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What Is the FCC (+Federal Communications Commission)?

April 1, 2019

Why are all expletives beeped out at award ceremonies?

To some, these rules on profanity are an infringement on the Freedom of Speech and to others, these rules help avoid offensive content and unnecessary negative influence on our society, especially children. Yet, legal issues regarding obscenity are more important than ever in the public relations world. 

But who makes and enforces these rules and regulations?

There are some types of speech that are not protected by the First Amendment, and the FCC often faces criticism for impeding on First Amendment rights. Let’s look into why there hasn’t been another Janet Jackson Super Bowl fiasco and how the FCC really functions.

What does the FCC do exactly?

To understand what the FCC exactly does, we have to go back to how it all began.

Up until 1934, there was the Federal Radio Commission, which makes sense because radios were the most widely used medium to communicate and entertain the masses. But once the TV started to gain popularity, it was decided that the government needed to cover more forms of trending communications.

Thus the Communications Act of 1934 was passed by Congress and the FCC was formed to regulate communications in all states and territories of the U.S.. The Act went from only regulating the radio to addressing all types of telecommunications.

Fast-forward to today, and we have seen the largest technology boom to date. The FCC’s scope of work has expanded as the digital systems rapidly grow. Today the FCC serves the public in the areas of:

  • Broadband access
  • Fair competition
  • Radio frequency use
  • Media responsibility
  • Public safety
  • Homeland security

One of the major missions of the FCC in 2019 is to bridge the digital divide so that there is more economic growth and increased job opportunities for those who don’t have access to technology, like computers or even cell phones.

The FCC also promotes innovation and competition, so that there is not one provider who monopolizes this industry.

Another function of the FCC is its responsibility for matters related to robocalls and texting spoofs. As the top consumer complaint, the FCC issues fines against illegal robocallers, allows phone companies to block unlawful callers before they get to your phone and empowers customers to use caller ID and blocking services.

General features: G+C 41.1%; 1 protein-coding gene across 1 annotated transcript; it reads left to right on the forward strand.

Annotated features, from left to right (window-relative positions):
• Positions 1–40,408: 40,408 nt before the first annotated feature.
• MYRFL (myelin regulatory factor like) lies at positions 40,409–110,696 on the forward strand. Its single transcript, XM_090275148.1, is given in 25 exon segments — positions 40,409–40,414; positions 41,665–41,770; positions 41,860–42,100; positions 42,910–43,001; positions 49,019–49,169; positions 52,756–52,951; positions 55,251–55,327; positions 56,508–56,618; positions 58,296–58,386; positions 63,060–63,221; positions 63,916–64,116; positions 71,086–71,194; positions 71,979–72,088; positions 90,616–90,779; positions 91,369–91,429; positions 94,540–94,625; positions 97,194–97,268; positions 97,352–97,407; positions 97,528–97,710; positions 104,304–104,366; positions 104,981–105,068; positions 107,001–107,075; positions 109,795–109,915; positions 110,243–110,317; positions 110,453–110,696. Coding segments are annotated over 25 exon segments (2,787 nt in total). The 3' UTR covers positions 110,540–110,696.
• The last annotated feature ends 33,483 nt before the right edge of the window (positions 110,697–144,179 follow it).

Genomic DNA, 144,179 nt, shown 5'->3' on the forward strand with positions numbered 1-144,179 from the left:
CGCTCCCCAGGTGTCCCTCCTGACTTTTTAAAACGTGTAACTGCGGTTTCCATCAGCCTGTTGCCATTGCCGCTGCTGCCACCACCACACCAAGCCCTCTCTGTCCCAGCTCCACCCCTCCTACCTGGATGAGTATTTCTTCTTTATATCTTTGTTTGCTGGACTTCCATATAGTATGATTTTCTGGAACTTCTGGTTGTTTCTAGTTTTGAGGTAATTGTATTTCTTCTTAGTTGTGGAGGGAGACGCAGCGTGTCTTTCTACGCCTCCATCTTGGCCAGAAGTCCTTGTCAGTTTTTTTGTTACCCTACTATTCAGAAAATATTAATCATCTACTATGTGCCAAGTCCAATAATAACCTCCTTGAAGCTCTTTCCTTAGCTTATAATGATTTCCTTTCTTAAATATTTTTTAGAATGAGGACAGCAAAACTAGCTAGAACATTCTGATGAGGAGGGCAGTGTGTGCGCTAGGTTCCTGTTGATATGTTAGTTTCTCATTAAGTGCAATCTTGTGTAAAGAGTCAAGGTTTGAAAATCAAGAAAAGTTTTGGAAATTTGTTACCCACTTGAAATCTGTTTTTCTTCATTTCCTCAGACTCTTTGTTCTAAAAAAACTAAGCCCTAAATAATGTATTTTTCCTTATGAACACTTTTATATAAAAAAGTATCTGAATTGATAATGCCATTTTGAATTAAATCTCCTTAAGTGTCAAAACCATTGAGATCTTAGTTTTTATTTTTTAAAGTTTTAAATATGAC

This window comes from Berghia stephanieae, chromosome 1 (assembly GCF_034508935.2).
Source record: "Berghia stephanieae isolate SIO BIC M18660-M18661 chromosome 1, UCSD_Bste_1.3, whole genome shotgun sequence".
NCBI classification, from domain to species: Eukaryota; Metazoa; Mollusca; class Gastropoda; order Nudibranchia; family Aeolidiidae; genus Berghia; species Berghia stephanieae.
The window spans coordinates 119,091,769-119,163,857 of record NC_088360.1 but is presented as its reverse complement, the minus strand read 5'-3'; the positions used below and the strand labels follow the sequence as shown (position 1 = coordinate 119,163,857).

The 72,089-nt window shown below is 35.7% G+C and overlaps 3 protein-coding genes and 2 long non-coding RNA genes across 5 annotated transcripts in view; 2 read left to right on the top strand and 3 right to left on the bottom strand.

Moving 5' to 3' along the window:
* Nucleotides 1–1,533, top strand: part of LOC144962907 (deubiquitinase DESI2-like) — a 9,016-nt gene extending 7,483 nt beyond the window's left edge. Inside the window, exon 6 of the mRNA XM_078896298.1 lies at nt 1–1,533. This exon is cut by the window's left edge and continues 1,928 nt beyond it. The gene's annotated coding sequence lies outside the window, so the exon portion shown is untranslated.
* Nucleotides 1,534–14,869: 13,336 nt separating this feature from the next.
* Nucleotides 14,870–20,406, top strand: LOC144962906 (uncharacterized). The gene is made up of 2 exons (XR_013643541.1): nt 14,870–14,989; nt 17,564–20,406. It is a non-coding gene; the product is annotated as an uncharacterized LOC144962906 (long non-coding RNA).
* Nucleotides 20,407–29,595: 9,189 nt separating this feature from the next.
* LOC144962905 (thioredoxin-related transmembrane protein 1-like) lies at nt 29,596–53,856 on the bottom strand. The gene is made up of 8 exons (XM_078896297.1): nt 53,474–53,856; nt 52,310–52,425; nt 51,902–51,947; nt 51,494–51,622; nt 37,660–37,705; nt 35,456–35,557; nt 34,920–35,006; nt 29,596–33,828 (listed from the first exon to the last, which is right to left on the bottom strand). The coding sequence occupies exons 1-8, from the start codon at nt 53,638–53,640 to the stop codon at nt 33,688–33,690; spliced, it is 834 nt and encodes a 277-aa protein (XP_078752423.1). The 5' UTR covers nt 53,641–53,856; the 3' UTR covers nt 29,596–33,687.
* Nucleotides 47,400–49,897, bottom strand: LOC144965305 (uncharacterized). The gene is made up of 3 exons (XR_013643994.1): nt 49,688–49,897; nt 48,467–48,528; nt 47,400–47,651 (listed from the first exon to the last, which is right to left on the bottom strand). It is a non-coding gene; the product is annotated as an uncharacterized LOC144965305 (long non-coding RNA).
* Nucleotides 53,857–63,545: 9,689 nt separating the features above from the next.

Lastly, the FCC creates infrastructure and revises regulation as new technologies arise and the needs of people evolve.

Who leads the FCC?

Currently, the FCC is made up of 5 commissioners who are appointed by the President of the United States and confirmed by the Senate to serve for five-year terms. There are seven bureaus of the FCC that help the FCC to function as a whole.

Bureaus of the fcc

What the FCC doesn’t handle?

At this point, you probably wonder if there’s anything the FCC doesn’t do? And there are a few things, they do not regulate cases related to commercial speech and instances of libel vs. slander. This includes, but is not limited to, false advertising, product scams, and deceptive business practices.

What happens when there’s a violation?

The FCC has the Consumer Complaint Center where you can file a complaint and track its progress. If the complaint is verified, the FCC will impose fines and affect reputations, which is where there’s a major tie in with Public Relations. PR professionals focus on maintaining good reputations and when their client demonstrates obscenity or some action that is against the FCC regulations, their entire reputation can be ruined.

Each decision is made on a case-by-case basis, but the FCC cannot send people to prison, however they can hand a case over to the appropriate authorities.

Just in case you’re reading this because you want to file a case, check out this video on how to do so.  

FCC consumer complaint center example-1

 

Super Bowl XXXVIII halftime show controversy

You didn’t think I would tease the Janet Jackson fiasco and then not go over this famous case, did you?

I hope you’re all old enough to remember, but in case you don’t, on a cold February day in 2004, the Super Bowl halftime show included Janet Jackson, Justin Timberlake, P. Diddy, Nelly, and Kid Rock.

Cartoon about FCC fining CBS

 Image courtesy of Mike Luckovich

In the middle of Janet Jackson and Justin Timberlake’s performance, Jackson’s breast was exposed by Timberlake for a half of a second in front of 143.6 million viewers. The FCC fined CBS $555,000, but CBS appealed this decision and it was ultimately voided.

The FCC shortly after raised the indecency fines and faced a lot of backlash for increasing censorship. Others thought if nothing was done about this incident that the morality of the U.S. citizens would decrease. Complaints filed to the FCC skyrocketed and there are lasting effects felt by live broadcasting today.

FCC Complaints and Fines 2001-2004

 Image courtesy of FCC

Would your grandma approve?

When considering saying or doing something live to a large audience, just think to yourself, would your grandma approve? The FCC rules on a case-by-case basis so use your logic and err on the side of caution when consulting with clients or thinking about your own public image.

Want more legal advice to help maintain your reputation? Well, then learn about Trademark vs. Copyright.

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